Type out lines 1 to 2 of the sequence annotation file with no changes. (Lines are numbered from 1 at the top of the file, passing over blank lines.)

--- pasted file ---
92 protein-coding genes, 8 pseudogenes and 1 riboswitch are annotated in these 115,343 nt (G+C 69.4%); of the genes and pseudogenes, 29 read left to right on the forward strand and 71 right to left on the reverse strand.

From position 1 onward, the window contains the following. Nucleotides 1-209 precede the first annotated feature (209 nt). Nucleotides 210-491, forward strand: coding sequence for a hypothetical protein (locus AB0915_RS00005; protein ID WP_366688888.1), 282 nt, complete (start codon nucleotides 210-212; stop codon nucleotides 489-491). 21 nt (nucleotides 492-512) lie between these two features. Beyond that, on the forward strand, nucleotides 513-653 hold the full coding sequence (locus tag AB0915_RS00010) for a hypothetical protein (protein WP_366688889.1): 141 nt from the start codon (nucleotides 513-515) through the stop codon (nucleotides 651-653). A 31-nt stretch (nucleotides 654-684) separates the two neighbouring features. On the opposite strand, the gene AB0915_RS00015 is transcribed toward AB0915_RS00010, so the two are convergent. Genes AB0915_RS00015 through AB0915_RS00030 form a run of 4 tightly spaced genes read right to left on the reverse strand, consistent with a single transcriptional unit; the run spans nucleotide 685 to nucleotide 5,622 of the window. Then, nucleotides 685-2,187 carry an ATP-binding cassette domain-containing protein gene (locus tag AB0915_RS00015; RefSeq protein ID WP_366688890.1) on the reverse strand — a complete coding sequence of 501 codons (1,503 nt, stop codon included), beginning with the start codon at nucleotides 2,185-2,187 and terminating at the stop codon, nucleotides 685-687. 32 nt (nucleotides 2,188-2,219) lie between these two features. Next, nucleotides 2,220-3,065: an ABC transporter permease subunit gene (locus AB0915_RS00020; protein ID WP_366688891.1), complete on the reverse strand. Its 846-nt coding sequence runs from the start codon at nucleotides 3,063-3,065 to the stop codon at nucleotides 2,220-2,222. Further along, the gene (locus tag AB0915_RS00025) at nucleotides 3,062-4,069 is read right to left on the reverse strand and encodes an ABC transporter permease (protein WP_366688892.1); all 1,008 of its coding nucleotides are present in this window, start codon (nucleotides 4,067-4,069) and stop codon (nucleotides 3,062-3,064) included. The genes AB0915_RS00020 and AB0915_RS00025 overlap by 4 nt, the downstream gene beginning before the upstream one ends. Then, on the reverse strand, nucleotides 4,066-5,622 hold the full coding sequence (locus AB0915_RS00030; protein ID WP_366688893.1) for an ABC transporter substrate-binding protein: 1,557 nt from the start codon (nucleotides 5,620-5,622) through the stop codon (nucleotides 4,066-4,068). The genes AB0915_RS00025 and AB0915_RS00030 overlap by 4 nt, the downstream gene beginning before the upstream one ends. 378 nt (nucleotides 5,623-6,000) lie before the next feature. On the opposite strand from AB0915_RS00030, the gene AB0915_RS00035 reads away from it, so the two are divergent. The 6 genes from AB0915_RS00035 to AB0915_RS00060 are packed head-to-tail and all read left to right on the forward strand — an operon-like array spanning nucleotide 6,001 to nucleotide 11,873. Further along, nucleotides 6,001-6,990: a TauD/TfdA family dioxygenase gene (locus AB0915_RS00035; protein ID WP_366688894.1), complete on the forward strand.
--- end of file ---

92 protein-coding genes, 8 pseudogenes and 1 riboswitch are annotated in these 115,343 nt (G+C 69.4%); of the genes and pseudogenes, 29 read left to right on the forward strand and 71 right to left on the reverse strand.

From position 1 onward, the window contains the following. Nucleotides 1-209 precede the first annotated feature (209 nt). Nucleotides 210-491, forward strand: coding sequence for a hypothetical protein (locus AB0915_RS00005; protein ID WP_366688888.1), 282 nt, complete (start codon nucleotides 210-212; stop codon nucleotides 489-491). 21 nt (nucleotides 492-512) lie between these two features. Beyond that, on the forward strand, nucleotides 513-653 hold the full coding sequence (locus tag AB0915_RS00010) for a hypothetical protein (protein WP_366688889.1): 141 nt from the start codon (nucleotides 513-515) through the stop codon (nucleotides 651-653). A 31-nt stretch (nucleotides 654-684) separates the two neighbouring features. On the opposite strand, the gene AB0915_RS00015 is transcribed toward AB0915_RS00010, so the two are convergent. Genes AB0915_RS00015 through AB0915_RS00030 form a run of 4 tightly spaced genes read right to left on the reverse strand, consistent with a single transcriptional unit; the run spans nucleotide 685 to nucleotide 5,622 of the window. Then, nucleotides 685-2,187 carry an ATP-binding cassette domain-containing protein gene (locus tag AB0915_RS00015; RefSeq protein ID WP_366688890.1) on the reverse strand — a complete coding sequence of 501 codons (1,503 nt, stop codon included), beginning with the start codon at nucleotides 2,185-2,187 and terminating at the stop codon, nucleotides 685-687. 32 nt (nucleotides 2,188-2,219) lie between these two features. Next, nucleotides 2,220-3,065: an ABC transporter permease subunit gene (locus AB0915_RS00020; protein ID WP_366688891.1), complete on the reverse strand. Its 846-nt coding sequence runs from the start codon at nucleotides 3,063-3,065 to the stop codon at nucleotides 2,220-2,222. Further along, the gene (locus tag AB0915_RS00025) at nucleotides 3,062-4,069 is read right to left on the reverse strand and encodes an ABC transporter permease (protein WP_366688892.1); all 1,008 of its coding nucleotides are present in this window, start codon (nucleotides 4,067-4,069) and stop codon (nucleotides 3,062-3,064) included. The genes AB0915_RS00020 and AB0915_RS00025 overlap by 4 nt, the downstream gene beginning before the upstream one ends. Then, on the reverse strand, nucleotides 4,066-5,622 hold the full coding sequence (locus AB0915_RS00030; protein ID WP_366688893.1) for an ABC transporter substrate-binding protein: 1,557 nt from the start codon (nucleotides 5,620-5,622) through the stop codon (nucleotides 4,066-4,068). The genes AB0915_RS00025 and AB0915_RS00030 overlap by 4 nt, the downstream gene beginning before the upstream one ends. 378 nt (nucleotides 5,623-6,000) lie before the next feature. On the opposite strand from AB0915_RS00030, the gene AB0915_RS00035 reads away from it, so the two are divergent. The 6 genes from AB0915_RS00035 to AB0915_RS00060 are packed head-to-tail and all read left to right on the forward strand — an operon-like array spanning nucleotide 6,001 to nucleotide 11,873. Further along, nucleotides 6,001-6,990: a TauD/TfdA family dioxygenase gene (locus AB0915_RS00035; protein ID WP_366688894.1), complete on the forward strand.